-Slavoj Zizek, "Barbarism With A Human Face"

Friday, July 28, 2017

Lila's Sketchbook

My sketchbook is worn.

All of its pages are torn.

It is so tired
From being rubbed the wrong way
In between the heavy load
Of all of my other books.

You make me sit in a chair and tell me
how things are
how things were
how things will be.

Maybe I don’t like the world I live in.

Instead
I am making world’s that defy these
Restrictive laws
Of science
Of society.

I make things that could happen
If man could only be
Open to the possibilities
That lay on this page.

So, if you would be so kind
As to let me be.

I am trying to make a better world for me.
-NerdyKid118

Wednesday, July 26, 2017

Vor Sonnen-Aufgang (Before Sunrise)

Hast thou a charm to stay the morning-star
In his steep course? So long he seems to pause
On thy bald awful head, O sovran BLANC,
The Arve and Arveiron at thy base
Rave ceaselessly; but thou, most awful Form!
Risest from forth thy silent sea of pines,
How silently! Around thee and above
Deep is the air and dark, substantial, black,
An ebon mass: methinks thou piercest it,
As with a wedge! But when I look again,
It is thine own calm home, thy crystal shrine,
Thy habitation from eternity!
O dread and silent Mount! I gazed upon thee,
Till thou, still present to the bodily sense,
Didst vanish from my thought: entranced in prayer
I worshipped the Invisible alone.

Yet, like some sweet beguiling melody,
So sweet, we know not we are listening to it,
Thou, the meanwhile, wast blending with my Thought,
Yea, with my Life and Life's own secret joy:
Till the dilating Soul, enrapt, transfused,
Into the mighty vision passing—there
As in her natural form, swelled vast to Heaven!

Awake, my soul! not only passive praise
Thou owest! not alone these swelling tears,
Mute thanks and secret ecstasy! Awake,
Voice of sweet song! Awake, my heart, awake!
Green vales and icy cliffs, all join my Hymn.

Thou first and chief, sole sovereign of the Vale!
O struggling with the darkness all the night,
And visited all night by troops of stars,
Or when they climb the sky or when they sink:
Companion of the morning-star at dawn,
Thyself Earth's rosy star, and of the dawn
Co-herald: wake, O wake, and utter praise!
Who sank thy sunless pillars deep in Earth?
Who filled thy countenance with rosy light?
Who made thee parent of perpetual streams?

And you, ye five wild torrents fiercely glad!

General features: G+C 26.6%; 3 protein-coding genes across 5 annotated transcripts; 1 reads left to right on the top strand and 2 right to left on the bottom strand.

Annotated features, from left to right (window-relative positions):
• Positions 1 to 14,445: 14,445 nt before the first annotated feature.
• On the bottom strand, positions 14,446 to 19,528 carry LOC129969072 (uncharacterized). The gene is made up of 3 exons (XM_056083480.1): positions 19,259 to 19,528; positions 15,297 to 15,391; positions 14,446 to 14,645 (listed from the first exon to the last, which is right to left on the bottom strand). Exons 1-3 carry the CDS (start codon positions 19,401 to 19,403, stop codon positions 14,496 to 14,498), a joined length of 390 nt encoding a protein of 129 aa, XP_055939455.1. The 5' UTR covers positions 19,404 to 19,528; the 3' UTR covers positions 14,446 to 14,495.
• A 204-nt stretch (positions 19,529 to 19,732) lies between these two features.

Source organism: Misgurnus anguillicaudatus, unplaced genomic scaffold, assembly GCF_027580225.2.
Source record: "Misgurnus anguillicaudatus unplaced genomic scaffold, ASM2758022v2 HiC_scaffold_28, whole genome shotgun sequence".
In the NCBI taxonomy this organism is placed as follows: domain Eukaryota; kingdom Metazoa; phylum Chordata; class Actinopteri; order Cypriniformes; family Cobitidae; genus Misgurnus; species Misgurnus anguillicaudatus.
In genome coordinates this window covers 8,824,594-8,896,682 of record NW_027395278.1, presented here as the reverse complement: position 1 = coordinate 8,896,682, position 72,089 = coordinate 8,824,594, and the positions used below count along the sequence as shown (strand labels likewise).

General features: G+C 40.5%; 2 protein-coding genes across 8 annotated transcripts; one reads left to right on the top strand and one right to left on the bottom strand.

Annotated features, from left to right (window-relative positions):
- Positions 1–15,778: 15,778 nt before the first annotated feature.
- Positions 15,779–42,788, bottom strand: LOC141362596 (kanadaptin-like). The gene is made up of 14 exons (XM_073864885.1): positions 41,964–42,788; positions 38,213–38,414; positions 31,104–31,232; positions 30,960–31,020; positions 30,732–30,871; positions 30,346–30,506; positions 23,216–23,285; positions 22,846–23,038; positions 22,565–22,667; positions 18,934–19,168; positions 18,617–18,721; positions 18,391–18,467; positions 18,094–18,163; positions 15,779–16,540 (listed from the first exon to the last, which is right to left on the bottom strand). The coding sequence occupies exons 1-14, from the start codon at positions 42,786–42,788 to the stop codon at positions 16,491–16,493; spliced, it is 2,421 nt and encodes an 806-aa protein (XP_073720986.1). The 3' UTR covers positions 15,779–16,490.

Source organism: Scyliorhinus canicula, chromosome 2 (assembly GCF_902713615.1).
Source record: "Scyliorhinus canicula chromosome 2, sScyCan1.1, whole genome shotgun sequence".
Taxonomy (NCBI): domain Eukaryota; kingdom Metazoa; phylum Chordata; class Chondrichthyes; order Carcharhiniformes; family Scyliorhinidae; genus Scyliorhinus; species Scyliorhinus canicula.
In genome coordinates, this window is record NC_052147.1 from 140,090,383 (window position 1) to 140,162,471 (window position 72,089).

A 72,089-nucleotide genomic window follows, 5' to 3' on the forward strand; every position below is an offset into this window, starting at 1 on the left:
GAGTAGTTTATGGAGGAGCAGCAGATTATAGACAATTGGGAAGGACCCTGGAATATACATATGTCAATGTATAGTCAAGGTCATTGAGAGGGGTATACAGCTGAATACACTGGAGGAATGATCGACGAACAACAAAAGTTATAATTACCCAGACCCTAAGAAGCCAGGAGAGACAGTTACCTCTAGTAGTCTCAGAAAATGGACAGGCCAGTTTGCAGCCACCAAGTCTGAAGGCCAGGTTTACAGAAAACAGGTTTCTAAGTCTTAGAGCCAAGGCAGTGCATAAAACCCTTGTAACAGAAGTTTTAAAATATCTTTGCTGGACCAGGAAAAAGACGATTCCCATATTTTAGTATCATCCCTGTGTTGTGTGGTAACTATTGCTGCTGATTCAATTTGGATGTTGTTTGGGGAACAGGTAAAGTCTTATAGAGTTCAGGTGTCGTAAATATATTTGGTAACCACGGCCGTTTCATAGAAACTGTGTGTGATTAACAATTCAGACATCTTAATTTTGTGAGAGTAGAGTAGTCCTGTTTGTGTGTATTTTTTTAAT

Who called you forth from night and utter death,
From dark and icy caverns called you forth,
Down those precipitous, black, jagg
-Samuel Taylor Coleridge, "Hymn before Sun-rise, in the Vale of Chamouni"

Sunday, July 23, 2017

The Progressives Who Would Kill Don Trumpote

What I take you to say, and what I should have said myself if I had had the wit or the depth, is that the one thing which no utilitarian paradise, no promise of eternal harmony in the future within some vast organic whole will make us accept is the use of human beings as mere means--the doctoring of them until they are made to do what they do, not for the sake of the purposes which are their purposes, fulfillment of hopes which however foolish or desperate are at least their own, but for reasons which only we, the manipulators, who freely twist them for our purposes, can understand. What horrifies one about Soviet or Nazi practice is not merely the suffering and the cruelty, since although that is bad enough, it is something which history has produced too often, and to ignore its apparent inevitability is perhaps real Utopianism--no; what turns one inside out, and is indescribable, is the spectacle of one set of persons who so tamper and "get at" others that the others do their will without knowing what they are doing; and in this lose their status as free human beings, indeed as human beings at all.

When armies were slaughtered by other armies in the course of history, we might be appalled by the carnage and turn pacifist; but our horror acquires a new dimension when we read about children, or for that matter grown-up men and women, whom the Nazis loaded into trains bound for gas chambers, telling them that they were going to emigrate to some happier place. Why does this deception, which may in fact have diminished the anguish of the victims, arouse a really unutterable kind of horror in us? The spectacle, I mean, of the victims marching off in happy ignorance of their doom amid the smiling faces of their tormentors? Surely because we cannot bear the thought of human beings denied their last rights--of knowing the truth, of acting with at least the freedom of the condemned, of being able to face their destruction with fear or courage, according to their temperaments, but at least as human beings, armed with the power of choice. It is the denial to human beings of the possibility of choice, the getting them into one's power, the twisting them this way and that in accordance with one's whim, the destruction of their personality by creating unequal moral terms between the gaoler and the victim, whereby the gaoler knows what he is doing, and why, and plays upon the victim, i.e. treats him as a mere object and not as a subject whose motives, views, intentions have any intrinsic weight whatever--by destroying the very possibility of his having views, notions of a relevant kind--that is what cannot be borne at all.